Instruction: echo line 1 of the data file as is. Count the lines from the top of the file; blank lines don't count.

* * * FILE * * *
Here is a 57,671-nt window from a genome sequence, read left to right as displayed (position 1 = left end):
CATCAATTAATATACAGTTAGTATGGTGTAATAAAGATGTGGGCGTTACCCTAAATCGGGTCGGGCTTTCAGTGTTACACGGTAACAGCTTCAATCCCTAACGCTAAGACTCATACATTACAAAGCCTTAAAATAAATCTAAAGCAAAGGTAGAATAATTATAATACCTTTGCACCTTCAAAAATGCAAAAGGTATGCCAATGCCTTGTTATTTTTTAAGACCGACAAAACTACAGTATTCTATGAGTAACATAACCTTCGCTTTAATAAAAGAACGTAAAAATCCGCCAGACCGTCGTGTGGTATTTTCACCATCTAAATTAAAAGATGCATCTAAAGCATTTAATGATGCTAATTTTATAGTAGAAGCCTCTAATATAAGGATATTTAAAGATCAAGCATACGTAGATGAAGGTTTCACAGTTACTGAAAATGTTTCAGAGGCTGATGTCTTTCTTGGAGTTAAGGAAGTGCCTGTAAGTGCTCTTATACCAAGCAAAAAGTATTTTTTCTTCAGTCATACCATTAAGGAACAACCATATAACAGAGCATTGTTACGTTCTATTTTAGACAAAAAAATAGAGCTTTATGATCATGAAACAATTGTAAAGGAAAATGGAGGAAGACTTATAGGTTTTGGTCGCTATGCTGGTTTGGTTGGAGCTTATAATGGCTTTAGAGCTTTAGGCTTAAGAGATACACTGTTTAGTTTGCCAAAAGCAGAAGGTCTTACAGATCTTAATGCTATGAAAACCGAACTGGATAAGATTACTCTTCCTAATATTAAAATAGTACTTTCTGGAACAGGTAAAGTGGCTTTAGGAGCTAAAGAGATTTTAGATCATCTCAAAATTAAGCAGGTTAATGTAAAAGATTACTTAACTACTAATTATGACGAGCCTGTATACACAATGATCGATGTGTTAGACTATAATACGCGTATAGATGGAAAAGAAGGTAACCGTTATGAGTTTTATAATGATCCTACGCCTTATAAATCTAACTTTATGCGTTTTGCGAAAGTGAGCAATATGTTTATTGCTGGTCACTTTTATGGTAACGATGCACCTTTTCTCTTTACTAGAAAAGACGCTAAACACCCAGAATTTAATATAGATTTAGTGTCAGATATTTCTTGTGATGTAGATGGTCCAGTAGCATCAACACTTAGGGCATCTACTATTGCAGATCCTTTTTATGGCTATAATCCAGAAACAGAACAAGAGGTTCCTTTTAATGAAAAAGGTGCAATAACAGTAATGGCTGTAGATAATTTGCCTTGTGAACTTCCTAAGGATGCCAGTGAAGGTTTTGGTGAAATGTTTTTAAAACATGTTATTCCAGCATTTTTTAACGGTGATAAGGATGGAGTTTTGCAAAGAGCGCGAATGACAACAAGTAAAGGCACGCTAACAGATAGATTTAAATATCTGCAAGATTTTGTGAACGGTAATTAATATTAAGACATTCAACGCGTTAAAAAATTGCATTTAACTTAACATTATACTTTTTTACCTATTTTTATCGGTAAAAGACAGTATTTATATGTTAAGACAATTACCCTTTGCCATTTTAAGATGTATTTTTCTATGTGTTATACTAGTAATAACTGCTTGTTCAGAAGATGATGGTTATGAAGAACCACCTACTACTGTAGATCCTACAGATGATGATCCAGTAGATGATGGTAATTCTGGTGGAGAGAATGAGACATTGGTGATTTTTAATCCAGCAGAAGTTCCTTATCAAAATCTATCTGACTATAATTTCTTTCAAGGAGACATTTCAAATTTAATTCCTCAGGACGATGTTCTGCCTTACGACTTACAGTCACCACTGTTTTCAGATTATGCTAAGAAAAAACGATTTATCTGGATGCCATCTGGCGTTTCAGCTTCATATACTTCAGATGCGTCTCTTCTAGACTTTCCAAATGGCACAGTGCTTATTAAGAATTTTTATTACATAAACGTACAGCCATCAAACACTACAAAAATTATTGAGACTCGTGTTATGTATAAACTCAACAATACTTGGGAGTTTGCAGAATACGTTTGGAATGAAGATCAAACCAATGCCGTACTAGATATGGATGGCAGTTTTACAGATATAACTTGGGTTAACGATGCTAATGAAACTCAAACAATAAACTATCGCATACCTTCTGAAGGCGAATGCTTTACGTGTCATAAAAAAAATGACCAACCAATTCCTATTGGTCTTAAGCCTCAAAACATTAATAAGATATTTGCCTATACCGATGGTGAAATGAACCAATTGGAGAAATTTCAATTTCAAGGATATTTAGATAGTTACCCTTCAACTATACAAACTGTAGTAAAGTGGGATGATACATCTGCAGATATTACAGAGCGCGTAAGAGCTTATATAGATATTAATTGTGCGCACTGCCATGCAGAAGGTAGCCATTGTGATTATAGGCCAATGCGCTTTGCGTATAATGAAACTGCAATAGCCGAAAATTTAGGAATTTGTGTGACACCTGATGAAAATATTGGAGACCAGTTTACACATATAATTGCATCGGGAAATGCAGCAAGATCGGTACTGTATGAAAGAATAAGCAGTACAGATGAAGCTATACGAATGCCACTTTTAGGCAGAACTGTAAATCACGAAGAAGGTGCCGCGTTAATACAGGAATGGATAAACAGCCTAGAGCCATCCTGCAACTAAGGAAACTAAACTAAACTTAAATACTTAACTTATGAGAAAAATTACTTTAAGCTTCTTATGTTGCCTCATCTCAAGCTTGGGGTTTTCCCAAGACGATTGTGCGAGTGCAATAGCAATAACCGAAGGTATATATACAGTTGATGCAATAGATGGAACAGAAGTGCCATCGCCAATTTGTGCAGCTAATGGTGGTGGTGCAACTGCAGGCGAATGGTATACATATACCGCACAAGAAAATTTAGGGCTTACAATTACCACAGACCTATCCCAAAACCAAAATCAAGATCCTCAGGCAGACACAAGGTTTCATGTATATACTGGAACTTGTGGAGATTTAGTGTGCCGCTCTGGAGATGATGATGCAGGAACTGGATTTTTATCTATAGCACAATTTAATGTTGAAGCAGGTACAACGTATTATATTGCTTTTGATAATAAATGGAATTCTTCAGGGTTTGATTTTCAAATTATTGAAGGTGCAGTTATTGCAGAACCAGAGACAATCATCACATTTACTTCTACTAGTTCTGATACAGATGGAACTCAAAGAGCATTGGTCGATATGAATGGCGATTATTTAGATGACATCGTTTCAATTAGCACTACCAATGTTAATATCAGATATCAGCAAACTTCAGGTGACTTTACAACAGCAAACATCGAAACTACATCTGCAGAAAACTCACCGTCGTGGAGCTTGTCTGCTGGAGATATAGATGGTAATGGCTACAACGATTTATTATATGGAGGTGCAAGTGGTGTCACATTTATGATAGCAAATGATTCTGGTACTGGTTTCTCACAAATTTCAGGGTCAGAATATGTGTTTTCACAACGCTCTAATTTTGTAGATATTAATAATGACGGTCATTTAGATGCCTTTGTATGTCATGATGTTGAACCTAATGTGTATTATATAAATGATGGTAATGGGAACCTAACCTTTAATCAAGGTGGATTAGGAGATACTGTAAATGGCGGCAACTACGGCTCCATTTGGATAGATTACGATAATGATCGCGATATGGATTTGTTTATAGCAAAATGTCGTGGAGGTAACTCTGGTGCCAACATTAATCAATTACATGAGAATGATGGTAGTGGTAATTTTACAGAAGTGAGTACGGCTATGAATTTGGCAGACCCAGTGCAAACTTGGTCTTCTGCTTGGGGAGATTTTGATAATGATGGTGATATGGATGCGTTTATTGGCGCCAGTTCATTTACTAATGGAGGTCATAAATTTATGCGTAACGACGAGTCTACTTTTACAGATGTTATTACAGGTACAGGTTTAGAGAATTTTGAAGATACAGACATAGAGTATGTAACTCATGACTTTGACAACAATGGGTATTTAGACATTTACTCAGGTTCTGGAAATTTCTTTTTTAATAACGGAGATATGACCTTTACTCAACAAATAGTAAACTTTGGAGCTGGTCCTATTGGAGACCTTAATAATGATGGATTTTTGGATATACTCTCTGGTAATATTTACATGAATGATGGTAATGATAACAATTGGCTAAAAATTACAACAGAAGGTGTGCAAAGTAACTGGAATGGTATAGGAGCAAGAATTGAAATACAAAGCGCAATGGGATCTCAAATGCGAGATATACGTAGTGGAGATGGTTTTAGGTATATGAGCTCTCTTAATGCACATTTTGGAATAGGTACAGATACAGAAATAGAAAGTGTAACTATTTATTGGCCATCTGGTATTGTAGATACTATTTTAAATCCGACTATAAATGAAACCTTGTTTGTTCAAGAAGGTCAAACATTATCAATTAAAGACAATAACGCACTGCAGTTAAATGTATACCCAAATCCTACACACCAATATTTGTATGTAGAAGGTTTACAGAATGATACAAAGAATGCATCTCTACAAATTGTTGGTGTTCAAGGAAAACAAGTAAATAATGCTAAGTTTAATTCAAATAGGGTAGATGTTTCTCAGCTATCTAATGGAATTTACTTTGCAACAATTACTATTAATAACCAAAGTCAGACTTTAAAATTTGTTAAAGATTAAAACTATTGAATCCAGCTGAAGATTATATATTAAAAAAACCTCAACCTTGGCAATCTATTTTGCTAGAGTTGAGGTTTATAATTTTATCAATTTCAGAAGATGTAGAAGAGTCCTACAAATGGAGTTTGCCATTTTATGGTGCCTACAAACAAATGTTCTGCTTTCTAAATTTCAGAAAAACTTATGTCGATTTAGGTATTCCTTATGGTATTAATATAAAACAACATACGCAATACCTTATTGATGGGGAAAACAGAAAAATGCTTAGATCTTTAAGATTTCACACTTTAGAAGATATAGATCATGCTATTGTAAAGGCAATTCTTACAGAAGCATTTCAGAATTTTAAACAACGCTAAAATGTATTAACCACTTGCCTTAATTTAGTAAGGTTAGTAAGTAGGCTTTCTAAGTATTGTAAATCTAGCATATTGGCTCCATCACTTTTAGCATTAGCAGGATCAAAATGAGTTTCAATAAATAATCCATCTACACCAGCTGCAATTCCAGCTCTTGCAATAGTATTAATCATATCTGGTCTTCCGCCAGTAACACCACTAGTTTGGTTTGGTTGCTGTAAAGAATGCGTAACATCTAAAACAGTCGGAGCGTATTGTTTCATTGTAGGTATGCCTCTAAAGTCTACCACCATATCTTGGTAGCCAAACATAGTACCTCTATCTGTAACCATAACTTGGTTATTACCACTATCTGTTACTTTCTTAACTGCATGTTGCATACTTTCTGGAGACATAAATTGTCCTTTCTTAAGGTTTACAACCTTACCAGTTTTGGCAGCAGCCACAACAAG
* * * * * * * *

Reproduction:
Here is a 57,671-nt window from a genome sequence, read left to right as displayed (position 1 = left end):